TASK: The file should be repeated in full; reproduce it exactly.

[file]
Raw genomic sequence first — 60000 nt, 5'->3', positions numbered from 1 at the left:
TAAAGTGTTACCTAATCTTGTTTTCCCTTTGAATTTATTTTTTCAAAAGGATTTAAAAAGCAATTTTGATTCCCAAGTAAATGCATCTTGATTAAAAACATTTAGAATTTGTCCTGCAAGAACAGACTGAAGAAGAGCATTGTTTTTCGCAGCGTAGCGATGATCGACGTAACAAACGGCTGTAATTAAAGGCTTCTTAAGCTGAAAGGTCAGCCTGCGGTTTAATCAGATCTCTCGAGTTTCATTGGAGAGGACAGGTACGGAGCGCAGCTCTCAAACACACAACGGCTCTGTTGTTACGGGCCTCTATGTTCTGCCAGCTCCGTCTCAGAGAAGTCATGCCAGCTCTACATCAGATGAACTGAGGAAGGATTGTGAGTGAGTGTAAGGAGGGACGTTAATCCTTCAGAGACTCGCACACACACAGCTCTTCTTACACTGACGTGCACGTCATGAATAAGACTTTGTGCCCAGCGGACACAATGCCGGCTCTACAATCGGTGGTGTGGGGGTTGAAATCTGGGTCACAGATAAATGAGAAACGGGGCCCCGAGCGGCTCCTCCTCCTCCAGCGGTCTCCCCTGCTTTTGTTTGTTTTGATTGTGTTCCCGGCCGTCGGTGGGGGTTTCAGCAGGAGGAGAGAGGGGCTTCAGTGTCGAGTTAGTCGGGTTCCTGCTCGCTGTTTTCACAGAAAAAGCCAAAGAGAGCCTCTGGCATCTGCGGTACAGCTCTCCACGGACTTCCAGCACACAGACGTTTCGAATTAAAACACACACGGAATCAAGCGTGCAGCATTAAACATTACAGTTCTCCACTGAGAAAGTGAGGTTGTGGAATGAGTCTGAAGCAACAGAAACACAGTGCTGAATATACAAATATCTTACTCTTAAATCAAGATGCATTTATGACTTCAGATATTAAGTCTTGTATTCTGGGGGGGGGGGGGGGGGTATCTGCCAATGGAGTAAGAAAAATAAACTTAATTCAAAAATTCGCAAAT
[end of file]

Raw genomic sequence first — 60000 nt, 5'->3', positions numbered from 1 at the left:
TAAAGTGTTACCTAATCTTGTTTTCCCTTTGAATTTATTTTTTCAAAAGGATTTAAAAAGCAATTTTGATTCCCAAGTAAATGCATCTTGATTAAAAACATTTAGAATTTGTCCTGCAAGAACAGACTGAAGAAGAGCATTGTTTTTCGCAGCGTAGCGATGATCGACGTAACAAACGGCTGTAATTAAAGGCTTCTTAAGCTGAAAGGTCAGCCTGCGGTTTAATCAGATCTCTCGAGTTTCATTGGAGAGGACAGGTACGGAGCGCAGCTCTCAAACACACAACGGCTCTGTTGTTACGGGCCTCTATGTTCTGCCAGCTCCGTCTCAGAGAAGTCATGCCAGCTCTACATCAGATGAACTGAGGAAGGATTGTGAGTGAGTGTAAGGAGGGACGTTAATCCTTCAGAGACTCGCACACACACAGCTCTTCTTACACTGACGTGCACGTCATGAATAAGACTTTGTGCCCAGCGGACACAATGCCGGCTCTACAATCGGTGGTGTGGGGGTTGAAATCTGGGTCACAGATAAATGAGAAACGGGGCCCCGAGCGGCTCCTCCTCCTCCAGCGGTCTCCCCTGCTTTTGTTTGTTTTGATTGTGTTCCCGGCCGTCGGTGGGGGTTTCAGCAGGAGGAGAGAGGGGCTTCAGTGTCGAGTTAGTCGGGTTCCTGCTCGCTGTTTTCACAGAAAAAGCCAAAGAGAGCCTCTGGCATCTGCGGTACAGCTCTCCACGGACTTCCAGCACACAGACGTTTCGAATTAAAACACACACGGAATCAAGCGTGCAGCATTAAACATTACAGTTCTCCACTGAGAAAGTGAGGTTGTGGAATGAGTCTGAAGCAACAGAAACACAGTGCTGAATATACAAATATCTTACTCTTAAATCAAGATGCATTTATGACTTCAGATATTAAGTCTTGTATTCTGGGGGGGGGGGGGGGGGTATCTGCCAATGGAGTAAGAAAAATAAACTTAATTCAAAAATTCGCAAAT